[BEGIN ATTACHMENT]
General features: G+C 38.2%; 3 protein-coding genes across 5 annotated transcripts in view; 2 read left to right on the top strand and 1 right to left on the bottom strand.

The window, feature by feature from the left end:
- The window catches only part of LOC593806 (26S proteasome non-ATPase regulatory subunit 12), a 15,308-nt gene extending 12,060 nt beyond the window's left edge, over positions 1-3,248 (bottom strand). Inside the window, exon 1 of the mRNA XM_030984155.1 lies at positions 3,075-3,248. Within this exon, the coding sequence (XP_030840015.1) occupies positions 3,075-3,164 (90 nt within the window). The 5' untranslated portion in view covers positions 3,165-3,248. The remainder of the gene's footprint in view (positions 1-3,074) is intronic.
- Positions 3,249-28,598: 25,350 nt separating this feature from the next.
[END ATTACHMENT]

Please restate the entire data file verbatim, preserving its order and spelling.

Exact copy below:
General features: G+C 38.2%; 3 protein-coding genes across 5 annotated transcripts in view; 2 read left to right on the top strand and 1 right to left on the bottom strand.

The window, feature by feature from the left end:
- The window catches only part of LOC593806 (26S proteasome non-ATPase regulatory subunit 12), a 15,308-nt gene extending 12,060 nt beyond the window's left edge, over positions 1-3,248 (bottom strand). Inside the window, exon 1 of the mRNA XM_030984155.1 lies at positions 3,075-3,248. Within this exon, the coding sequence (XP_030840015.1) occupies positions 3,075-3,164 (90 nt within the window). The 5' untranslated portion in view covers positions 3,165-3,248. The remainder of the gene's footprint in view (positions 1-3,074) is intronic.
- Positions 3,249-28,598: 25,350 nt separating this feature from the next.